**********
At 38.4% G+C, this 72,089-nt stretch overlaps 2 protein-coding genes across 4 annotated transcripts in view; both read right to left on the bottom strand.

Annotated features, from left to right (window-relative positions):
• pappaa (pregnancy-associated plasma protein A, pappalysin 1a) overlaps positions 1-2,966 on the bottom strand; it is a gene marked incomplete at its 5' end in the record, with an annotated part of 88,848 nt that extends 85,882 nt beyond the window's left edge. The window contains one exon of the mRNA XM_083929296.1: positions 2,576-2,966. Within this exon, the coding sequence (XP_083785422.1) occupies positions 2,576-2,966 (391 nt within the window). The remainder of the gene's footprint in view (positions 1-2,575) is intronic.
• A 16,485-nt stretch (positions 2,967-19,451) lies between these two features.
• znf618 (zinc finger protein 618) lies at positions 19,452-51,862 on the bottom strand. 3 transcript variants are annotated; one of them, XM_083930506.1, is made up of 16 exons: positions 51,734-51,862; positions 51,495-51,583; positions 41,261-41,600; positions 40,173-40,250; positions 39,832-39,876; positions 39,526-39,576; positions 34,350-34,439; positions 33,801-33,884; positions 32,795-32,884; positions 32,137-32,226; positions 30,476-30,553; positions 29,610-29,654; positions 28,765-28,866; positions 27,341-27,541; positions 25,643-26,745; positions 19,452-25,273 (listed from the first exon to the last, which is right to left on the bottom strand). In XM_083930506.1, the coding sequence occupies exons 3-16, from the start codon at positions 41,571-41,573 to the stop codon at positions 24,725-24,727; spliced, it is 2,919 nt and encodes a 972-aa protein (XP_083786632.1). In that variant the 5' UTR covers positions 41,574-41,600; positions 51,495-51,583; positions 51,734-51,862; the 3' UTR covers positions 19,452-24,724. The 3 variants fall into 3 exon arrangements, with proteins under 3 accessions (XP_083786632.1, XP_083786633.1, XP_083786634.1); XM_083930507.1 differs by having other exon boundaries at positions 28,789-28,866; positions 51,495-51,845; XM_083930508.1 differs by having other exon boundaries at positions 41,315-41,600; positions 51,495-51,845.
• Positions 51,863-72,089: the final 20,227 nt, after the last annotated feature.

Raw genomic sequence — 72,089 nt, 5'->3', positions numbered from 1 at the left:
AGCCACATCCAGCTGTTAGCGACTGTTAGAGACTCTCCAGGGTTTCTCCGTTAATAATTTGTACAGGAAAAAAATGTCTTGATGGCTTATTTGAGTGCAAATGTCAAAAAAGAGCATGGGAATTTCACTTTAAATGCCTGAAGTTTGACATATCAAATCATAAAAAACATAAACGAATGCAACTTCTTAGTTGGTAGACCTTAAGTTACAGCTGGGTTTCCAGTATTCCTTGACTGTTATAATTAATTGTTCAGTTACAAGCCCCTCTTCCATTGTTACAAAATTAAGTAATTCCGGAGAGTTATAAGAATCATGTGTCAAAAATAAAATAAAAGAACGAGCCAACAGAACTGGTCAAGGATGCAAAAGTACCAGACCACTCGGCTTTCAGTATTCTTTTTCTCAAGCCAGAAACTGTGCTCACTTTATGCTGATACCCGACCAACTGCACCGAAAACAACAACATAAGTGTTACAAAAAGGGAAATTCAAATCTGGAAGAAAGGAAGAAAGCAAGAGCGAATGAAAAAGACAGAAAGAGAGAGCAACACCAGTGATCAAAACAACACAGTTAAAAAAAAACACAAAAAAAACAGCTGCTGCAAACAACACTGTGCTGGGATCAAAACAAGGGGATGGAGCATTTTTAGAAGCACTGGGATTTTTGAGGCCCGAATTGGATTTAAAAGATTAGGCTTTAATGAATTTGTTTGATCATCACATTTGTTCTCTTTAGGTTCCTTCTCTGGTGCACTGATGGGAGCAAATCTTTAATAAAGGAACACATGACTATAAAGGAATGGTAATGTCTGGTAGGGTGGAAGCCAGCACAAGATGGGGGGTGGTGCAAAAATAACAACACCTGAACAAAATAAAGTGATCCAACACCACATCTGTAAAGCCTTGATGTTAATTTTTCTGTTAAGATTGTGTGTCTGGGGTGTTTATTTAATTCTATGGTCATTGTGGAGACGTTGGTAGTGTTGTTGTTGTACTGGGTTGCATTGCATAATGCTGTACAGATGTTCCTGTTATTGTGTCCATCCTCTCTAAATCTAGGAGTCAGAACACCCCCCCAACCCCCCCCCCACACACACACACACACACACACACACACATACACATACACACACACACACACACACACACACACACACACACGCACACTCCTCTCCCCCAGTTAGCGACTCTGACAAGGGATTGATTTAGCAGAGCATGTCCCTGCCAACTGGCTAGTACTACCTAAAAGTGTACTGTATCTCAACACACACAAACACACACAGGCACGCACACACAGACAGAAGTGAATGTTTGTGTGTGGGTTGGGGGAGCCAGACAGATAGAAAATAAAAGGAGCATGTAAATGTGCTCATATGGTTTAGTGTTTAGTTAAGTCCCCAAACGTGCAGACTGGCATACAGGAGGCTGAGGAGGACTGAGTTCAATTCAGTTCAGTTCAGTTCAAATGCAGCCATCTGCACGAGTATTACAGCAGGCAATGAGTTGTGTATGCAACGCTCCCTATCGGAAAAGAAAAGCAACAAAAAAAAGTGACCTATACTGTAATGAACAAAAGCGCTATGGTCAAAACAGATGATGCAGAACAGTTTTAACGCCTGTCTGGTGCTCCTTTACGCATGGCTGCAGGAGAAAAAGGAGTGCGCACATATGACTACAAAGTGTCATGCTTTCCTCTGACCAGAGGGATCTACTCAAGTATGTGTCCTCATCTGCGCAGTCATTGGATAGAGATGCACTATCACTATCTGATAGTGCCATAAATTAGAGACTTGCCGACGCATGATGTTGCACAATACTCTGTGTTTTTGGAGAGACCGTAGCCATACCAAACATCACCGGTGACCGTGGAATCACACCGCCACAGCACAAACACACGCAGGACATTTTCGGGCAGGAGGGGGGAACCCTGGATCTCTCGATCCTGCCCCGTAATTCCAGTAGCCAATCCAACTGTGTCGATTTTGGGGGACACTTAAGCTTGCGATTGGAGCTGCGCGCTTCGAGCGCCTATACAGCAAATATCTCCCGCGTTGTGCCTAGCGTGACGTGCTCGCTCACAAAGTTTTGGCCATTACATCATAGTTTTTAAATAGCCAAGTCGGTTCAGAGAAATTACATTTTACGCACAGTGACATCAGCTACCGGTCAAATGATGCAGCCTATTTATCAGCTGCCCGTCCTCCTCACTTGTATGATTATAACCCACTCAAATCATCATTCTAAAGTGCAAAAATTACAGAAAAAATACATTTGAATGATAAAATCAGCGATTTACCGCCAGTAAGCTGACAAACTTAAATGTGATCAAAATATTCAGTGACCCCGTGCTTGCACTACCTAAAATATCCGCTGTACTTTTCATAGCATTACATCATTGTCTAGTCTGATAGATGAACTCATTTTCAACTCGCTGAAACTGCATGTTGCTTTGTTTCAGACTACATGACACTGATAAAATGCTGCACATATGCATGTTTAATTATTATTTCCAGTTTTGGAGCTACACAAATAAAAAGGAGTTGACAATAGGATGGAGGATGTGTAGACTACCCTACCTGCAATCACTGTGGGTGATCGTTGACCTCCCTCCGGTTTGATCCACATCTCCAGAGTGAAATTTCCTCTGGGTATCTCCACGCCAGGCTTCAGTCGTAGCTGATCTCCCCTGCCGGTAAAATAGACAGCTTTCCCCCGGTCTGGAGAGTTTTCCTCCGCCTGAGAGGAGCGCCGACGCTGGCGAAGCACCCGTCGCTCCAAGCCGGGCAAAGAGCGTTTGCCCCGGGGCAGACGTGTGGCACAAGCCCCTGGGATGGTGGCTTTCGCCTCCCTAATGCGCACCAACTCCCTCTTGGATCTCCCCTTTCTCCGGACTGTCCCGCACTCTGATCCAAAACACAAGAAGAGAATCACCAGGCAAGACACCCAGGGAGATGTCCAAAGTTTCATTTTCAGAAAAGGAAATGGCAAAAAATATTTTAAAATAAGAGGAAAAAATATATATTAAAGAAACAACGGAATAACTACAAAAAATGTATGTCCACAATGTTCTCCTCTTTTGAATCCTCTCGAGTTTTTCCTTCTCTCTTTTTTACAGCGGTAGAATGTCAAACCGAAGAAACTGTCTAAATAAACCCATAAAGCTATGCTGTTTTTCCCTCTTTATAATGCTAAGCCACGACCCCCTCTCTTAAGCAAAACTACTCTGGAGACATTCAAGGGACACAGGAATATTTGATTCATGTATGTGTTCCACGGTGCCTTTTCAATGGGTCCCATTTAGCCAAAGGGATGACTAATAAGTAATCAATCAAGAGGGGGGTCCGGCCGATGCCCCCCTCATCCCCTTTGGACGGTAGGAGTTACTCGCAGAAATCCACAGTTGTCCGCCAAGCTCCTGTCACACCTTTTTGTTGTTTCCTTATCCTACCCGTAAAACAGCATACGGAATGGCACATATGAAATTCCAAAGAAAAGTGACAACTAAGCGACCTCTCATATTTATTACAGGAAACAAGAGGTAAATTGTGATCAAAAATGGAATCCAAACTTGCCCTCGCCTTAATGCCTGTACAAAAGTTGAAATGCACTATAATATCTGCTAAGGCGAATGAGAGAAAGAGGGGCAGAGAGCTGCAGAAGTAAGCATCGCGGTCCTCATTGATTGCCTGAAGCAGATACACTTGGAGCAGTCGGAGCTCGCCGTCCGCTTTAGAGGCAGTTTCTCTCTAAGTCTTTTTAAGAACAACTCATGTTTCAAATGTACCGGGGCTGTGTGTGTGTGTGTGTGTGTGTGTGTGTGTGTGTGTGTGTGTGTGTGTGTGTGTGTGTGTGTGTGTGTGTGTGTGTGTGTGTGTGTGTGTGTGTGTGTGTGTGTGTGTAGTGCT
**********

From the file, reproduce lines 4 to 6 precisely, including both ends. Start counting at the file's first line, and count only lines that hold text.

• A 16,485-nt stretch (positions 2,967-19,451) lies between these two features.
• znf618 (zinc finger protein 618) lies at positions 19,452-51,862 on the bottom strand. 3 transcript variants are annotated; one of them, XM_083930506.1, is made up of 16 exons: positions 51,734-51,862; positions 51,495-51,583; positions 41,261-41,600; positions 40,173-40,250; positions 39,832-39,876; positions 39,526-39,576; positions 34,350-34,439; positions 33,801-33,884; positions 32,795-32,884; positions 32,137-32,226; positions 30,476-30,553; positions 29,610-29,654; positions 28,765-28,866; positions 27,341-27,541; positions 25,643-26,745; positions 19,452-25,273 (listed from the first exon to the last, which is right to left on the bottom strand). In XM_083930506.1, the coding sequence occupies exons 3-16, from the start codon at positions 41,571-41,573 to the stop codon at positions 24,725-24,727; spliced, it is 2,919 nt and encodes a 972-aa protein (XP_083786632.1). In that variant the 5' UTR covers positions 41,574-41,600; positions 51,495-51,583; positions 51,734-51,862; the 3' UTR covers positions 19,452-24,724. The 3 variants fall into 3 exon arrangements, with proteins under 3 accessions (XP_083786632.1, XP_083786633.1, XP_083786634.1); XM_083930507.1 differs by having other exon boundaries at positions 28,789-28,866; positions 51,495-51,845; XM_083930508.1 differs by having other exon boundaries at positions 41,315-41,600; positions 51,495-51,845.
• Positions 51,863-72,089: the final 20,227 nt, after the last annotated feature.